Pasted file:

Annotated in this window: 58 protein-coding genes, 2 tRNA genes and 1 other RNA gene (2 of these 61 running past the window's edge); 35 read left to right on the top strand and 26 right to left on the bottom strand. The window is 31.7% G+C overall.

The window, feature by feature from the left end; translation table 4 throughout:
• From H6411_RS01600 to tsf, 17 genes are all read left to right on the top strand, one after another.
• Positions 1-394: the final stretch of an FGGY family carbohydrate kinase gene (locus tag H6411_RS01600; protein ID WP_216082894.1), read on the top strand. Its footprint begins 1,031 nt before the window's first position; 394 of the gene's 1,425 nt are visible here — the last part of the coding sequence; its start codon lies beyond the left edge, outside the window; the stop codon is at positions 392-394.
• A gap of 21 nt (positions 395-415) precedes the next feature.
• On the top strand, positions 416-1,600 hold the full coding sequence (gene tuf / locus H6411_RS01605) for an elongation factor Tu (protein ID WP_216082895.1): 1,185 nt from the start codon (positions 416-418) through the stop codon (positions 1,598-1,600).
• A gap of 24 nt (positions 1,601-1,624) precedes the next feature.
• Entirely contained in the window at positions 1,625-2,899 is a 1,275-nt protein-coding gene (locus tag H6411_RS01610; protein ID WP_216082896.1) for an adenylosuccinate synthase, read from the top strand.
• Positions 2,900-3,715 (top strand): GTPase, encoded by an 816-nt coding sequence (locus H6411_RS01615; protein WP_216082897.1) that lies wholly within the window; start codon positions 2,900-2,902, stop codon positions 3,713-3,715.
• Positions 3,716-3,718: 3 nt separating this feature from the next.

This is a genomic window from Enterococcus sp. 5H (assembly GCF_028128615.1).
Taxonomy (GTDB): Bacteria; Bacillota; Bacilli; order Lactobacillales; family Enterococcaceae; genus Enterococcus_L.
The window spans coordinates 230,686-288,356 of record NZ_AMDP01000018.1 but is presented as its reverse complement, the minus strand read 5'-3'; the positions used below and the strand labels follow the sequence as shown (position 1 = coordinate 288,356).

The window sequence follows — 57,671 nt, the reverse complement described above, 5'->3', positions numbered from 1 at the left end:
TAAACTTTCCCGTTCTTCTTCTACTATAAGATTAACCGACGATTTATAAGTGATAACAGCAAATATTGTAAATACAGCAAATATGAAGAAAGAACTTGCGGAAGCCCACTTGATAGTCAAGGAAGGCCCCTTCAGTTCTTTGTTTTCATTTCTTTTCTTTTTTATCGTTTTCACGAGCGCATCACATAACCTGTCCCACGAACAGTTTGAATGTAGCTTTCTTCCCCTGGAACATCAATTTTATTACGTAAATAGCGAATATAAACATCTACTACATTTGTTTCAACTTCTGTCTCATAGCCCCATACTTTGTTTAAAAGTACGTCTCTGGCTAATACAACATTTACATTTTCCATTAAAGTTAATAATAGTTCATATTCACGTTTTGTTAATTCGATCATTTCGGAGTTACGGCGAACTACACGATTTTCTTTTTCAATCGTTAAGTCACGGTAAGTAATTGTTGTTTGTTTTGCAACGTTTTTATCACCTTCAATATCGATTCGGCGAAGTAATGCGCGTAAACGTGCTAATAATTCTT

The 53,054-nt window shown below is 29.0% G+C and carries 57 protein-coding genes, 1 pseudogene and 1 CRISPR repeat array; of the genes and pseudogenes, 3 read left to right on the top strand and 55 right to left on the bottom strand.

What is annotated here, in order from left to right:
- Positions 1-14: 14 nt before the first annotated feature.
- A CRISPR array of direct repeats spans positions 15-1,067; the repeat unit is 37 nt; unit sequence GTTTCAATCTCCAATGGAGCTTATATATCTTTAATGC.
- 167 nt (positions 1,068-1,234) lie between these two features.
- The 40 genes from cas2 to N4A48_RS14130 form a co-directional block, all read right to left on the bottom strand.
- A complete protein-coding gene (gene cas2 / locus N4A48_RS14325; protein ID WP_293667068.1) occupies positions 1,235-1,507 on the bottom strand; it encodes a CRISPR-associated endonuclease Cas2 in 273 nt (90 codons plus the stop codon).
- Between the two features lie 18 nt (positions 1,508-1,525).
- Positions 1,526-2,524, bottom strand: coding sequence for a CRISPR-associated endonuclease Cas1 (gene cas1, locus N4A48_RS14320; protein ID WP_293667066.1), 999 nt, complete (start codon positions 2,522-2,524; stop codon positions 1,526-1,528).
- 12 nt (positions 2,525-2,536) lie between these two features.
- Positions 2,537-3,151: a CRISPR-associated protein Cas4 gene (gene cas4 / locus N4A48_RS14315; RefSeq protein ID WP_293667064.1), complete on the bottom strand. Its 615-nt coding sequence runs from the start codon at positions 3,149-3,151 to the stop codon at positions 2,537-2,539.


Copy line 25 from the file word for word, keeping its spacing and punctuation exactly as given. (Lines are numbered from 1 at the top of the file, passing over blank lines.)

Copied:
- 12 nt (positions 2,525-2,536) lie between these two features.